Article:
This was the first keynote of the second day of the DEANZ 2010 conference, and was given by Terry Anderson
around distance education pedagogy
and the changes and growth that have been observable over the last three generations. He starts by indicating that the first generation of distance education was based on behaviourism
and cognitivism, which looked particularly at independent learning. The second generation was based on constructivism
and groups, and, finally, the third generation is linked to notions of connectivism
(which built on theories of participatory pedagogy, complexity, and trandparency).
The newer generations of distance education are still working concurrently with the earlier generations, Anderson suggests. As such, designers, developers and educators are challenged to enhance learning and teaching opportunities by increasing access to quality learning contexts and opportunities.
Motivation, structural support and cognitive
skills are key in distance education where the group, network and collective aspects (the unconscious aggregation of activities of all of us) of learning can be foregrounded. The connectivist tools (over 3,000 of them) are wide-ranging and are based on Web 2.0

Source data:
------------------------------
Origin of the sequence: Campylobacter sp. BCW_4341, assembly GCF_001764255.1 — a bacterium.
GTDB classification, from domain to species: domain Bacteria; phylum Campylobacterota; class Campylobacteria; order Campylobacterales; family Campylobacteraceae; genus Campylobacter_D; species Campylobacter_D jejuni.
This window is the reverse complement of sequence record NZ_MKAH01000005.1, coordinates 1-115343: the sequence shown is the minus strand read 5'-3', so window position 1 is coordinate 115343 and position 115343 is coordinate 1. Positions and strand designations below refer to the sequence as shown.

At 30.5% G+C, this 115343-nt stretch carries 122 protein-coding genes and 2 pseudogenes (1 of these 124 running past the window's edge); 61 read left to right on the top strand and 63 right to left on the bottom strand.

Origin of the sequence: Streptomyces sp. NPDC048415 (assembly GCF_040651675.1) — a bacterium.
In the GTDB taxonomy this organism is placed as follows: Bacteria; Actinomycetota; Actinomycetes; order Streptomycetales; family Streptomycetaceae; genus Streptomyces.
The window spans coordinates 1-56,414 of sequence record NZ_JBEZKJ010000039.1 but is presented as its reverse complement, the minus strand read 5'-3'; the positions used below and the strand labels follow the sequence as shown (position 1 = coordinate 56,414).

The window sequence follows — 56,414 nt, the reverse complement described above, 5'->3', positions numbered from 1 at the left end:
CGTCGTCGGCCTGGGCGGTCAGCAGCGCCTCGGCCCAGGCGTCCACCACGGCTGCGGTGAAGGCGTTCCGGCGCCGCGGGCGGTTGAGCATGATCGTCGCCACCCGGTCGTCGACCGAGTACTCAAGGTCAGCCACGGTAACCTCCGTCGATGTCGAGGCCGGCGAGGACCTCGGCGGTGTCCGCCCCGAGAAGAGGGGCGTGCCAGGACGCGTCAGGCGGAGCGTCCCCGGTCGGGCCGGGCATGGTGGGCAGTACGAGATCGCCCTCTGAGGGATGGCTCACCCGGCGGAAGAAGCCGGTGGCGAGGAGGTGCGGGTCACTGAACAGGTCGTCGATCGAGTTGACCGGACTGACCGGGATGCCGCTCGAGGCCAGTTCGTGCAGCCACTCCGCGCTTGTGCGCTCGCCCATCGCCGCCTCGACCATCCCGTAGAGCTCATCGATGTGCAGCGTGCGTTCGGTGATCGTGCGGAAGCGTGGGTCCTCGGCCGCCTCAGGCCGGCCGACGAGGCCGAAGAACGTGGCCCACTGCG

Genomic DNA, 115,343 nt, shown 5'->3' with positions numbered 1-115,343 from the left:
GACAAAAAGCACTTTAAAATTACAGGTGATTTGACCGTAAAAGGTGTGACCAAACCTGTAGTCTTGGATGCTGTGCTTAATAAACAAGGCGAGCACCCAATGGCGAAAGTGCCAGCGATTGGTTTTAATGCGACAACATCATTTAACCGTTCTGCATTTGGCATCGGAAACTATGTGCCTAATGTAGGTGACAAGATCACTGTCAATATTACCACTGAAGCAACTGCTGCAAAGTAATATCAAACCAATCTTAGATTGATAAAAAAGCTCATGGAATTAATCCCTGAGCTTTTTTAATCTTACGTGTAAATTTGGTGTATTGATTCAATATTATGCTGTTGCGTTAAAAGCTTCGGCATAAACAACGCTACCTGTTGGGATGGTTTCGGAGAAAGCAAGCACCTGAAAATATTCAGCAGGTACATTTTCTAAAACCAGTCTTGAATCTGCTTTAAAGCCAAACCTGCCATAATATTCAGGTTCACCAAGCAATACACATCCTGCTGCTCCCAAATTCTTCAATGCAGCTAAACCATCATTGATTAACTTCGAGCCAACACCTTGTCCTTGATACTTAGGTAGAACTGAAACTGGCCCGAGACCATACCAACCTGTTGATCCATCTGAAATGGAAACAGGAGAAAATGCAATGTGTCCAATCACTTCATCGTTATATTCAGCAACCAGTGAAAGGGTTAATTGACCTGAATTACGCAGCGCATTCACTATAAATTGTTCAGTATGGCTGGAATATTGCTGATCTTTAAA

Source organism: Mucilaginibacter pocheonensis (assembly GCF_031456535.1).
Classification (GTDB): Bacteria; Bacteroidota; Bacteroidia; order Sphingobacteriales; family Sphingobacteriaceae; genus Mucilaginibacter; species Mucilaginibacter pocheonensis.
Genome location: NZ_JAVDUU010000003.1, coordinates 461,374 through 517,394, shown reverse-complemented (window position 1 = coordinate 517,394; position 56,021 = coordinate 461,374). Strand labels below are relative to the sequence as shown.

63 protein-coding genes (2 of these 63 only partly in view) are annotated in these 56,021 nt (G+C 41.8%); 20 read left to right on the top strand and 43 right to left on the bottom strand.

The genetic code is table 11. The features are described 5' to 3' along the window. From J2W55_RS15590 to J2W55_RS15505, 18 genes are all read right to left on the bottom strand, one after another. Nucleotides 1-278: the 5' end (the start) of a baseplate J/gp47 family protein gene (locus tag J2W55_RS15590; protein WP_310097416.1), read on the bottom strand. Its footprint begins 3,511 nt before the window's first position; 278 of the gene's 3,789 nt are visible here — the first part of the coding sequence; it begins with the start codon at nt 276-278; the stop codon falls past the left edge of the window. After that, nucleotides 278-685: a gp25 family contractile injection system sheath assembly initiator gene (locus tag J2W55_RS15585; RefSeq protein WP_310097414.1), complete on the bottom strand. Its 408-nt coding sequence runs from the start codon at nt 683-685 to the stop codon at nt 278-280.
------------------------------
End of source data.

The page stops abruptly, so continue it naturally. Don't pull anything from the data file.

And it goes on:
(check some of them out on the Go Web 2.0
site). The sheer range may offer an insight into why some education practitioners choose to use an LMS
- the choice is just overwhelming.
Terry Anderson gave a range of examples from Athabasca, including using ELGG
to build a social networking
community, as well as using podcasts, vodcasts, and screen casts. Some of the most concerning issues raised were around using the connectivism model were privacy, control, dealing with disruptive change, institutional support, and sustaining motivation and commitment to avoid running after fads all the time.
The thing I found most interesting about this presentation was the recognition that there is still a combination of all generations of distance education, with the inference that many educators and institutions are still working with earlier models. Also, Anderson closed by posing the question: "which type of student is most engaged by each generation?".
If you would like to see Terry Anderson in action you can watch an Elluminate session
by him, or listen to the audio by downloading this .mp3 file
(and if you are having problems you can go directly to the site hosting the links to these files